At least 30 people from Ghana, Nigeria, Sierra Leone and Tanzania are taking part in a two-week course on the governance of oil, mining and gas revenues organised by the Revenue Watch Institute in conjunction with German Technical Cooperation (GTZ) and the Ghana Institute of Management and Public Administration (GIMPA) in Accra.
The training, which is open to civil society representatives, government officials and media professionals, is intended to help participants perform an effective oversight role in the management of the revenue from mineral and oil resources by their respective governments. Topics covered include the structure of the global oil, gas and mining industries, reporting on resource revenue, transparency and good governance and the implications of national oil, gas and mining activities for local economic development.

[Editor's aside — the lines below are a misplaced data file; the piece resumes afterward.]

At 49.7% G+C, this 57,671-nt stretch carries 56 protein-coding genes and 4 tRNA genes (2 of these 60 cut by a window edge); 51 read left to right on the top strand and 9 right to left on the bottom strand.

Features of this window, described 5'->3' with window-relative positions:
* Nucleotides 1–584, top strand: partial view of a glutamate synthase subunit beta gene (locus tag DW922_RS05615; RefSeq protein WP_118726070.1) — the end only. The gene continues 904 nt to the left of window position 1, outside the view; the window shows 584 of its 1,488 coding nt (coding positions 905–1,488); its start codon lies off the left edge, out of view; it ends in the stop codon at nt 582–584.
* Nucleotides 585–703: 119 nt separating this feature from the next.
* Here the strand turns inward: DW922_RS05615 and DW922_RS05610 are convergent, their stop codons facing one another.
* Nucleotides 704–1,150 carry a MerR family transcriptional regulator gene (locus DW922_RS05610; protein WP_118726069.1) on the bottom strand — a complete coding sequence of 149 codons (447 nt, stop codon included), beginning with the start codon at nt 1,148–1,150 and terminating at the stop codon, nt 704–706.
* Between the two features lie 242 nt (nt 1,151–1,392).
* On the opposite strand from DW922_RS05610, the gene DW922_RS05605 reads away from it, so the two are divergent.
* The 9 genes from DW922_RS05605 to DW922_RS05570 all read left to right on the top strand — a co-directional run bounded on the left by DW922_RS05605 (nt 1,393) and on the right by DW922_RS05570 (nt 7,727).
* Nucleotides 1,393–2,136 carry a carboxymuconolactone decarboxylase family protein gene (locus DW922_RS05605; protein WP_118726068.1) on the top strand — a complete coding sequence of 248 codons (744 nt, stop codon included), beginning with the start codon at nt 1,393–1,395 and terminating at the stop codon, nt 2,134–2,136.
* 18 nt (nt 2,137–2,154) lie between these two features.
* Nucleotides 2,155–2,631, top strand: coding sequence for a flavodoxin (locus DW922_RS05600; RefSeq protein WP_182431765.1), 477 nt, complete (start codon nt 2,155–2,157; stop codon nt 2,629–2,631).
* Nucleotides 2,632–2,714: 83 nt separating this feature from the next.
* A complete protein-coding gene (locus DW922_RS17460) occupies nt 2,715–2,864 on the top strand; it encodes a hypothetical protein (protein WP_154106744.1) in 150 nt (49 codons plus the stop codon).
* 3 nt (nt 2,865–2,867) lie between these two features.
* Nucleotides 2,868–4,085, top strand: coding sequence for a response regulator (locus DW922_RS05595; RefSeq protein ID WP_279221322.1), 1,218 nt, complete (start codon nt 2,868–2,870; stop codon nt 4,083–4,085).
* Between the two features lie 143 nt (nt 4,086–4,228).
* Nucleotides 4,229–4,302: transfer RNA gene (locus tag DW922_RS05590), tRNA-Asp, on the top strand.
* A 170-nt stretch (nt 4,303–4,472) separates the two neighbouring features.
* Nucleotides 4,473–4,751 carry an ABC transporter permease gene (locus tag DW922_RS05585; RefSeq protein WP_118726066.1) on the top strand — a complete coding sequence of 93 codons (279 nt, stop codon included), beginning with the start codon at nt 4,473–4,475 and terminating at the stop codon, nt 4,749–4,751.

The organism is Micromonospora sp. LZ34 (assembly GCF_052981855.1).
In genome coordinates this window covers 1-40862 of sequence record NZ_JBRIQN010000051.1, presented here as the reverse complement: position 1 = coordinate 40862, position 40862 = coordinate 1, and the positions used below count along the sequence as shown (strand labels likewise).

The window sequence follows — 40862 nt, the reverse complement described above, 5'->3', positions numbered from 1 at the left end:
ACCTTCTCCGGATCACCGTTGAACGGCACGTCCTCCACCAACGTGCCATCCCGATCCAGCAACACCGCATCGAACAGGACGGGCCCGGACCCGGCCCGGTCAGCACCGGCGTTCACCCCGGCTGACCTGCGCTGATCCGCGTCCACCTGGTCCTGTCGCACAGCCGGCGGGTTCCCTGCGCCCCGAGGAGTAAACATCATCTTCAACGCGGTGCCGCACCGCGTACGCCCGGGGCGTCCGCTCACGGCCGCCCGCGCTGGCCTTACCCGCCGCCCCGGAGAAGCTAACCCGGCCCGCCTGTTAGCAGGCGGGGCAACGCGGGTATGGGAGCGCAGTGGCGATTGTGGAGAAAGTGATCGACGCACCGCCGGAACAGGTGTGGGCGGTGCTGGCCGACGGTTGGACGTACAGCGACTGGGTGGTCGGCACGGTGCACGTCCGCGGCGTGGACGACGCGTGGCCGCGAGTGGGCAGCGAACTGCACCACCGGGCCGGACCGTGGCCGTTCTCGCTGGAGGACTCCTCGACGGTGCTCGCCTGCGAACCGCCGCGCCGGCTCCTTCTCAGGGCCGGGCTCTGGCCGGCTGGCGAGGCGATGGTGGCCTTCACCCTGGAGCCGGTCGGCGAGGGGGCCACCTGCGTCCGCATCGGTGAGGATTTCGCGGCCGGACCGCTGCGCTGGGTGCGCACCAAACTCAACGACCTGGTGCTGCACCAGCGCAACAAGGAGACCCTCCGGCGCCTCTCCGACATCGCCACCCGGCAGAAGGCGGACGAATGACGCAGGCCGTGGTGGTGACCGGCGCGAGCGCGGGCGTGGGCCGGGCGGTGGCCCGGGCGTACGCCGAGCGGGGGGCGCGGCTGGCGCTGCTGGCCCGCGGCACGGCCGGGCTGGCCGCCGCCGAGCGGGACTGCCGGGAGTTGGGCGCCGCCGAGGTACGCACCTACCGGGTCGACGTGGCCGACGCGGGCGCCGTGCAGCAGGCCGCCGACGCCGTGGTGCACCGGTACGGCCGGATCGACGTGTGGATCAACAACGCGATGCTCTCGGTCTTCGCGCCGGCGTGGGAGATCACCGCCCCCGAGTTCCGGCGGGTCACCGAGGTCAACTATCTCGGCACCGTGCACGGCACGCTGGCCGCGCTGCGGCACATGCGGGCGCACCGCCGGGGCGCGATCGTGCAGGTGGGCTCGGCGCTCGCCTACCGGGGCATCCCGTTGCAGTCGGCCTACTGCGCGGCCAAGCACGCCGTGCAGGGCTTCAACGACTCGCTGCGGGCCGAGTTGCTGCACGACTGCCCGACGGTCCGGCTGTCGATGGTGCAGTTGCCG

The course has been organised ahead of the scheduled start of oil production in Ghana in June 2010. The discovery of commercial quantities of oil in the offshore Jubilee field in 2007 has generated much excitement in the country but also concerns about how the resource is to be managed.
The Jubilee field is operated by a consortium led by Anglo-Irish oil and gas exploration and production group Tullow Oil and is thought to have potential reserves of around 1.8 billion barrels.
The course runs until 24 July and should be repeated on an annual basis.